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As an organist, Hancock performed worldwide, and his renowned abilities for improvisation adorned both the liturgy at Saint Thomas and his solo recital programs. This facility was amusingly attested to by Reverend Andrew Mead (Rector 1996-2014) at Hancock’s Requiem Mass in 2012:
In one of my first Christmas seasons at Saint Thomas there was a service of Lessons and Carols in the mid-week—off went the procession from the ambulatory with Gerre at the console playing a magnificent intro to ‘Hark the Herald Angels Sing’. However, the opening hymn was ‘O Come all ye faithful’ … once Hancock became aware of the mistake, he leaned into an improvisation leading to a medley of various carol tunes and at last we landed at ‘O Come All Ye Faithful’. It was like a great trailer truck, a lorry juggernaut, backing into a garage from a New York side street. I am amazed how they do it. Walking up to me after the service, Gerre said with a grin, ‘Father, it’s been a great pleasure working for you’.
As an organ composer, Hancock seemed always attuned to the practical, and wrote many voluntary-style pieces in a manner closely reflecting a gallic-inflected improvisatory style and language. His music for choir often reflects this stylistic hue too, detectable in the disparate text settings represented here. However, his writing for choir always seemed grounded in an intensely practical understanding of what really worked and what didn’t.
Much of Gerre Hancock’s choral music was written at the request of friends and colleagues, undoubtedly the result of his innate ability to foster relationships with organist and choirmaster colleagues across the country. Most of the music recorded here was written for such friends, often subsequent to his time at Saint Thomas. Such a chronology perhaps reflects the greater time he enjoyed putting pen to paper, having relinquished the rigours of the daily round at church and choir school. Whilst much of his choral music was not written specifically for Saint Thomas then, Hancock’s sound world seems nonetheless rooted within it—so frequently is it redolent of Gothic arch shapes, a grandiosity of structure, myriad colours of stained-glass light bouncing off stout pillars, and of an acoustic demanding a slow rate of harmonic change. In such sensibilities, Hancock followed in a long line of liturgical composers who wrote for their choirs in their buildings; musicians who, down the ages, have possessed an understanding and experience of local choral peculiarities, and an ear for the architectural and spiritual qualities of the spaces in which they make music.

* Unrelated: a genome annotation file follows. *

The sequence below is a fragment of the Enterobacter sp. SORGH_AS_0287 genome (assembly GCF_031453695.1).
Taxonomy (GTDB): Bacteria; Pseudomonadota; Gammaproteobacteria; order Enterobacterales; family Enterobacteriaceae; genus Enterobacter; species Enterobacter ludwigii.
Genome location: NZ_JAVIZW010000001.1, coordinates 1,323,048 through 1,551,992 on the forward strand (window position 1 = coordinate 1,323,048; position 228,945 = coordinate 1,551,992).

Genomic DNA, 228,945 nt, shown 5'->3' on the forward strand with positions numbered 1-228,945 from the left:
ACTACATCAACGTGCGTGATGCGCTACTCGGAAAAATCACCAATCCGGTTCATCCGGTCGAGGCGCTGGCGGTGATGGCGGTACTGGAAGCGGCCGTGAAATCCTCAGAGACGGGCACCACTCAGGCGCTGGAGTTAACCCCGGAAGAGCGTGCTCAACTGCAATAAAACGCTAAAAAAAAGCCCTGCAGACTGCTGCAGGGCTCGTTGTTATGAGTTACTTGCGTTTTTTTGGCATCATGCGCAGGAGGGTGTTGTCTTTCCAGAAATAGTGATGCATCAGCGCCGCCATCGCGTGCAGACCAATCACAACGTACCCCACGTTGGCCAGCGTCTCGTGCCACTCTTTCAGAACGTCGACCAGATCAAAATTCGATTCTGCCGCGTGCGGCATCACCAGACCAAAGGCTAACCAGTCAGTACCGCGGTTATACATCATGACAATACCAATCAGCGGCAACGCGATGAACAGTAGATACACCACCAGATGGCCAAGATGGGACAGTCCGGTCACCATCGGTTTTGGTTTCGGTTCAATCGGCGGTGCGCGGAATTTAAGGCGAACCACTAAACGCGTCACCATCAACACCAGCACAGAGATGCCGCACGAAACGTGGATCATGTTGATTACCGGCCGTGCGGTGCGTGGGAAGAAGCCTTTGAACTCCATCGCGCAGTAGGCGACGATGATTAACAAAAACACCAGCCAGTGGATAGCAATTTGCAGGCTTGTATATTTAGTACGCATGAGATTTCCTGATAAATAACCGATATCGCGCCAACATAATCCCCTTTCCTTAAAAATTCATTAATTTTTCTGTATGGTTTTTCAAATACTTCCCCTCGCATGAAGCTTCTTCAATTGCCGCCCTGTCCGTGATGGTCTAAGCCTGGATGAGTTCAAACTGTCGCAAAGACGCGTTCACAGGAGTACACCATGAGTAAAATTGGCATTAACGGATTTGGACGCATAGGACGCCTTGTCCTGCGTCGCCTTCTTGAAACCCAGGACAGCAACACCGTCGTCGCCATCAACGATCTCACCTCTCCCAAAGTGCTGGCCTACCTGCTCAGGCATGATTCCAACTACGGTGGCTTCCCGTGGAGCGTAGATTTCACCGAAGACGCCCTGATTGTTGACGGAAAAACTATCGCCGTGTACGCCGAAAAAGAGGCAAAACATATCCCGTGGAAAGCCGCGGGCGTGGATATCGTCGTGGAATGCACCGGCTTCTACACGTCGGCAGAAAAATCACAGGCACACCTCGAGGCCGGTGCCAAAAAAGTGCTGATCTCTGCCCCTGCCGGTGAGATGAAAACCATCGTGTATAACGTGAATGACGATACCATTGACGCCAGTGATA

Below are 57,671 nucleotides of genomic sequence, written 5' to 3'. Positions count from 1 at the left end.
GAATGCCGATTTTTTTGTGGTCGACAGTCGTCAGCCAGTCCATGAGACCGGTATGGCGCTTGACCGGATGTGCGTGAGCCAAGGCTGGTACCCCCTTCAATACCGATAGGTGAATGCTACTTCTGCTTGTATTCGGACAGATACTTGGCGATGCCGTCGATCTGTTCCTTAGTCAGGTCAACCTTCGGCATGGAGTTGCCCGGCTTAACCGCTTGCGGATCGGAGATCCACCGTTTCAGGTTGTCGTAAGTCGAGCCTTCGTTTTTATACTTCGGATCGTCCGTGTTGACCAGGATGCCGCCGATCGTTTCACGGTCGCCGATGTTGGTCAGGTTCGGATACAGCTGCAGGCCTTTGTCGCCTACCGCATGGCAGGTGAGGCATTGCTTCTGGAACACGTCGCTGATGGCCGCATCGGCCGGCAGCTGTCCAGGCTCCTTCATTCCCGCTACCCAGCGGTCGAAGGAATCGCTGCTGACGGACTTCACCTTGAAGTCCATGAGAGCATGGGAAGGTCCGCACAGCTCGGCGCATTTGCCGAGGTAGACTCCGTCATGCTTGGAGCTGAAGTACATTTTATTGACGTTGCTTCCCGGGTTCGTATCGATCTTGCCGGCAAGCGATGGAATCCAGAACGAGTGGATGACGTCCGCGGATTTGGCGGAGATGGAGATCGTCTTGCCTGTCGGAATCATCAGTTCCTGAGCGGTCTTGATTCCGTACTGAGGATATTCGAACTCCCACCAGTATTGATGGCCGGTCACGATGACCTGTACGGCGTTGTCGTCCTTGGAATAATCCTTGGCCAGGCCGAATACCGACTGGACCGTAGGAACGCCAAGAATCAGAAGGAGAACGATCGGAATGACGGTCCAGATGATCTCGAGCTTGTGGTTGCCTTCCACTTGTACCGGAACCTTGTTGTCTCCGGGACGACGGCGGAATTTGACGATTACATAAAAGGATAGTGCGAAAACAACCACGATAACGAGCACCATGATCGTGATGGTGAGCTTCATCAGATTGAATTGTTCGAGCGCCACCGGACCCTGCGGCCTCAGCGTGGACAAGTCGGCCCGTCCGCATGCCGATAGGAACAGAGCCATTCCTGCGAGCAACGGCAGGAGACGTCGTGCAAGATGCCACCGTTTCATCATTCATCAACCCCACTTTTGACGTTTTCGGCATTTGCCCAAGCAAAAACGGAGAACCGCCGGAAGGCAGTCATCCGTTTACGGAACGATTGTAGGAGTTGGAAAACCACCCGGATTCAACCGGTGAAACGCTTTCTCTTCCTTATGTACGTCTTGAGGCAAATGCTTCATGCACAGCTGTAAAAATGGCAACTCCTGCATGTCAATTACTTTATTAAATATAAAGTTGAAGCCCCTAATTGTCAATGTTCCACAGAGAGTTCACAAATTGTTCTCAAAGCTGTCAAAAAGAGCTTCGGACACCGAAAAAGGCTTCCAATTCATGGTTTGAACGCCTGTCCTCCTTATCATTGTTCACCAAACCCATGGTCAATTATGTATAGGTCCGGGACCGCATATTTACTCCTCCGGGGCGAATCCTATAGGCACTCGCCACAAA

Gerre Hancock’s presence can still seem pervasive at Saint Thomas—within walls which are soaked in his musical persona and the drama of his hymn improvisations. Such can be felt particularly when his music is sung by this choir in this place. At his final service in charge of the music in June 2004, Hancock offered the address, and ended with poignant words:
I do not believe in goodbyes, a theologically unsound word at best. I rather like the phrase, ‘Go with God’ and I rather like the phrase, ‘Till we meet again’. The Choristers know how easy it is to read Uncle Gerre’s mind, for he is so simple-minded; reading my mind at this very moment, you’ll find these words: May God bless you richly; See you later.
After his death in 2012, many former choristers offered memories of ‘Uncle Gerre’. Julian Onderdonk was a chorister at Saint Thomas’s in the mid-1970s and recalled “the joy we felt when we were selected to go on pizza runs with Mr. Hancock at camp. Or the similar feeling you had when you were asked to take his cup of coffee back to the kitchen for refills during rehearsals. I also remember how we waited with bated breath after each performance during church services to see if we’d get the clasped hands, a mark of approval for our singing, and how wounded we were when we didn’t get it. He did have the knack of making us want to do well by him!”. Dana Marsh, currently Chair of Indiana University’s Early Music Department and Director of the Washington Bach Consort, was also a chorister in the 1970s: “Gerre was a father to many of us. He was the first teacher from whom I learned how to feel confidence as a 10-year-old. 36 years later his support has been unwavering—Gerre was more than a great man who did great things. He was truly a force of nature. It was mostly about how he made people feel. He made total strangers feel loved and lifted up. He could even achieve this through the playing of a hymn! I’m proud to call him my musical father and hero”.